Re: A less-painful way of adding dictionaries to HTML...

Jukka Korpela (jkorpela@cc.hut.fi)
Wed, 1 Oct 1997 08:04:41 +0300 (EET DST)


Date: Wed, 1 Oct 1997 08:04:41 +0300 (EET DST)
From: Jukka Korpela <jkorpela@cc.hut.fi>
To: www-html@w3.org
In-Reply-To: <199709301959.PAA24113@unix.asb.com>
Message-ID: <Pine.OSF.3.96.971001074844.11351C-100000@torvi.hut.fi>
Subject: Re: A less-painful way of adding dictionaries to HTML...

On Tue, 30 Sep 1997, Rob wrote:

> Maybe the simplest way to implement a dictionary of terms, acronyms and 
> abbreviations:
> 
>   <link rel=Dictionary href="dictionary.html">
> 
> Where "dictionary.html" contains plain old definition lists:
[ plus more about of the idea ]

This looks like very simple and useful. Perhaps I'm missing something,
but it really seems to be a _fine_ solution!

One note, however, about a restriction involved, or about some need for
enhancements at a later stage of development: The suggestion is
implicitly based on the idea of there being (at most) _one_ dictionary for
each document. It would often be very inconvenient to combine, say,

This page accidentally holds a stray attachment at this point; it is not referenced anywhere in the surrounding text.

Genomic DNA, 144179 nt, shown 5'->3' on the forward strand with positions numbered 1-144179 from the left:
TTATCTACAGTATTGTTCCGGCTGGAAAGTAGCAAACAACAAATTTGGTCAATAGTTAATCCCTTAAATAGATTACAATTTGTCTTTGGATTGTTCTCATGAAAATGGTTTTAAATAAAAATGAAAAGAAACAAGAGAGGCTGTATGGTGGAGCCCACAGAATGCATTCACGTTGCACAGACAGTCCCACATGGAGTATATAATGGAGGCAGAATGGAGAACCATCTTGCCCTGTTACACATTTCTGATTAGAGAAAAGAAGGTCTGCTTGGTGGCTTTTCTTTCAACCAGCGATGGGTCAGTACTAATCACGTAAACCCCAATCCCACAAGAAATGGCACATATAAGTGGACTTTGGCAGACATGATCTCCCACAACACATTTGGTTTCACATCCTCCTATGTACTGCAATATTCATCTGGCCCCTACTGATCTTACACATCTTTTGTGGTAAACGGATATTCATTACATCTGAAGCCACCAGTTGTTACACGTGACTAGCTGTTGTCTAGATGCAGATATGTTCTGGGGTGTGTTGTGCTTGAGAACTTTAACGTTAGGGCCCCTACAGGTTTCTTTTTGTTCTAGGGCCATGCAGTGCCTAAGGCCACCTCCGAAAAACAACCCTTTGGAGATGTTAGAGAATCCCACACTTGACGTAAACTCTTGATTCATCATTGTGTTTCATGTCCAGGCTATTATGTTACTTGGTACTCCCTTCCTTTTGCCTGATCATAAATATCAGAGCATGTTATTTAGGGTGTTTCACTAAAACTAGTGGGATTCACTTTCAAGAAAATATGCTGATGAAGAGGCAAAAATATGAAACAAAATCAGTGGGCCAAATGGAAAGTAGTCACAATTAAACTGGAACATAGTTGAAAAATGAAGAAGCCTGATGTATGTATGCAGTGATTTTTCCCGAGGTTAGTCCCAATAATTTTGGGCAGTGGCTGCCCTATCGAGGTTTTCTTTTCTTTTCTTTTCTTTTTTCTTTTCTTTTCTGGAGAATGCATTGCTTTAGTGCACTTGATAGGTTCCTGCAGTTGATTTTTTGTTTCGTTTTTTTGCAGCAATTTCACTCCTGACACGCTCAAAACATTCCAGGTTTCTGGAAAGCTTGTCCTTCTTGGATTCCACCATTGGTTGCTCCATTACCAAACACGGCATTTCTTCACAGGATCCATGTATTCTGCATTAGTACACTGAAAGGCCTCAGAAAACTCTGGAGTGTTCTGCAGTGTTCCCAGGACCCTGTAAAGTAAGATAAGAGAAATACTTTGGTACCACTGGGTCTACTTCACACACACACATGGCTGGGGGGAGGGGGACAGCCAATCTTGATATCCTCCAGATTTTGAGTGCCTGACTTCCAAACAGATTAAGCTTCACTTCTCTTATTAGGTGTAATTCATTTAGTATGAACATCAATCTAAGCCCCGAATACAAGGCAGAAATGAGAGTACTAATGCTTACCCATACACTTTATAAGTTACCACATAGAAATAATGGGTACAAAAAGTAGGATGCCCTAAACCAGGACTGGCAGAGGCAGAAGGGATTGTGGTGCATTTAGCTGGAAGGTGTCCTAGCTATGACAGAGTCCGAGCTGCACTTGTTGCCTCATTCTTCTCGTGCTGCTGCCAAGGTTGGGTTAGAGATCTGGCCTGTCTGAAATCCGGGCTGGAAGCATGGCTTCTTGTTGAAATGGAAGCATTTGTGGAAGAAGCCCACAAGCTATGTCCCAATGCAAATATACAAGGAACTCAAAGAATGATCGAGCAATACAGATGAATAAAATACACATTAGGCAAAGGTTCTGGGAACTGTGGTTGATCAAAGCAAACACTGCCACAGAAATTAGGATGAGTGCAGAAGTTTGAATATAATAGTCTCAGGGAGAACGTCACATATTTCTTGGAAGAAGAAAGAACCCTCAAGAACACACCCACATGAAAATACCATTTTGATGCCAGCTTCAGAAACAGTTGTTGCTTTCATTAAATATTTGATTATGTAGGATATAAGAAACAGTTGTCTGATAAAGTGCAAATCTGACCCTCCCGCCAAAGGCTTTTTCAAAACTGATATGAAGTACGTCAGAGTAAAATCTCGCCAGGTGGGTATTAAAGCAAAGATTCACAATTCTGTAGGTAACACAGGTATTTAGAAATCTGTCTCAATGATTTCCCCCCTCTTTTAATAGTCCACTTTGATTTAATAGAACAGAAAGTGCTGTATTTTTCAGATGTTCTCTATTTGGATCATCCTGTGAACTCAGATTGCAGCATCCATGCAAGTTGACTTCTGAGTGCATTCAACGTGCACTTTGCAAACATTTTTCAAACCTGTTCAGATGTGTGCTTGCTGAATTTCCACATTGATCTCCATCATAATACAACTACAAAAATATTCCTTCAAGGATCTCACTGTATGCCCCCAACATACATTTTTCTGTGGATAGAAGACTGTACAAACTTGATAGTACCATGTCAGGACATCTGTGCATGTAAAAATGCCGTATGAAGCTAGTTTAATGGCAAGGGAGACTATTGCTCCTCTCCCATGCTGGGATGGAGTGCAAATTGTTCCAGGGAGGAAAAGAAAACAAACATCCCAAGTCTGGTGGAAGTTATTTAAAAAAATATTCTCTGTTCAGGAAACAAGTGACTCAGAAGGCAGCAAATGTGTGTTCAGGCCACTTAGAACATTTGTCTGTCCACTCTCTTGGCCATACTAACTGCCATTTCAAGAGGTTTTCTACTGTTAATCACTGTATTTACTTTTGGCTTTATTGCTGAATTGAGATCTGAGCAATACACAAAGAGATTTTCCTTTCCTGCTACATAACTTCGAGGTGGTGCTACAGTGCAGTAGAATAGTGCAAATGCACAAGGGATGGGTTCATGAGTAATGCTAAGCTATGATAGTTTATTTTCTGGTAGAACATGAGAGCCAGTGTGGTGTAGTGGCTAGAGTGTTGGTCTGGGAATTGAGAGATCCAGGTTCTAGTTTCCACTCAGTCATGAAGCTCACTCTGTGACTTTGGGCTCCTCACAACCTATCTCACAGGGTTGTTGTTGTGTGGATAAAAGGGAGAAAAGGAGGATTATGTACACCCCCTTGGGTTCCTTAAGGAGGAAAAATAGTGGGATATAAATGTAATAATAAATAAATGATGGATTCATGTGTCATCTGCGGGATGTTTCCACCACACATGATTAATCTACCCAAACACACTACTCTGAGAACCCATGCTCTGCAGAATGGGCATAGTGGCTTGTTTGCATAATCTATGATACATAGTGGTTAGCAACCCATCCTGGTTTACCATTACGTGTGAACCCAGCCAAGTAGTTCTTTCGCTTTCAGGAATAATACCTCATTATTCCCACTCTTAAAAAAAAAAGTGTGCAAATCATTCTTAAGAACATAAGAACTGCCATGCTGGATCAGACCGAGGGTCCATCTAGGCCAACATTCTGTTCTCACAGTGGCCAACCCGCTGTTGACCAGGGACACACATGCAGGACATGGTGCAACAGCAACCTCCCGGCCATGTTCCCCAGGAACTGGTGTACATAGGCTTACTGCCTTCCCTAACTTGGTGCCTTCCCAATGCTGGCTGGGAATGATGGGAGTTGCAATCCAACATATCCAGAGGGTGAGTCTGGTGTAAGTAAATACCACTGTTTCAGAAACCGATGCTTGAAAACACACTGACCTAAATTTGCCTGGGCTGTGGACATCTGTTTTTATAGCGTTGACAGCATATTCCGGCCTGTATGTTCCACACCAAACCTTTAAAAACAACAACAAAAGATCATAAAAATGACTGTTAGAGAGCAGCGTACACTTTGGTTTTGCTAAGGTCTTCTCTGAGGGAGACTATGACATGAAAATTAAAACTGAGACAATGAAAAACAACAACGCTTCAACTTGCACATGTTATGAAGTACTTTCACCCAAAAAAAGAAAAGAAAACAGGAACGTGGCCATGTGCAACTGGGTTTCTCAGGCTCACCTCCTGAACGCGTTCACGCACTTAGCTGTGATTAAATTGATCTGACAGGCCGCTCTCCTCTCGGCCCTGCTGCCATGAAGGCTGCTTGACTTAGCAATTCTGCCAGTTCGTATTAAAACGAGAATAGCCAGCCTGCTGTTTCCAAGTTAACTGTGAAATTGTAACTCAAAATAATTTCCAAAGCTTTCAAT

a general-purpose abbrev dictionary and a specialized dictionary of 
technical terms just to provide a single dictionary for some document.

Now the obvious solution to that would be to allow several link elements
with rel=Dictionary. But then you would have to define their preference
in order to deal with clashes. Again there is an obvious solution
(preference by the order of appearance), but it should be explicitly
defined. And perhaps someone says, from a theoretical point of view,
that the order of link elements should not be significant.

Anyway, a problem still remains. There might be cases where preferences
are not enough. One might wish to use an abbrev or a term in two
meanings (each defined in a dictionary) in the same document. That would
not be recommendable as a rule, but perhaps we should still be prepared
for it. That would imply that we would need a way (probably an attribute
to SPAN) to specify for any _occurrence_ of an abbrev or term or name or
whatever what dictionary should be consulted for the intended meaning
of that occurrence. While we are at this, we might as well try to
provide a way of referring to a particular alternative in a dictionary
entry. That is, for example, if using a general dictionary explaining
WWW both as World Wide Web and as World Weather Watch, we should be able
to specify which of the meanings is the intended one in a particular
document, or even in a particular occurrence of the abbrev "WWW".
(I see no obvious solution to _that_, unfortunately.)

Yucca, http://www.hut.fi/u/jkorpela/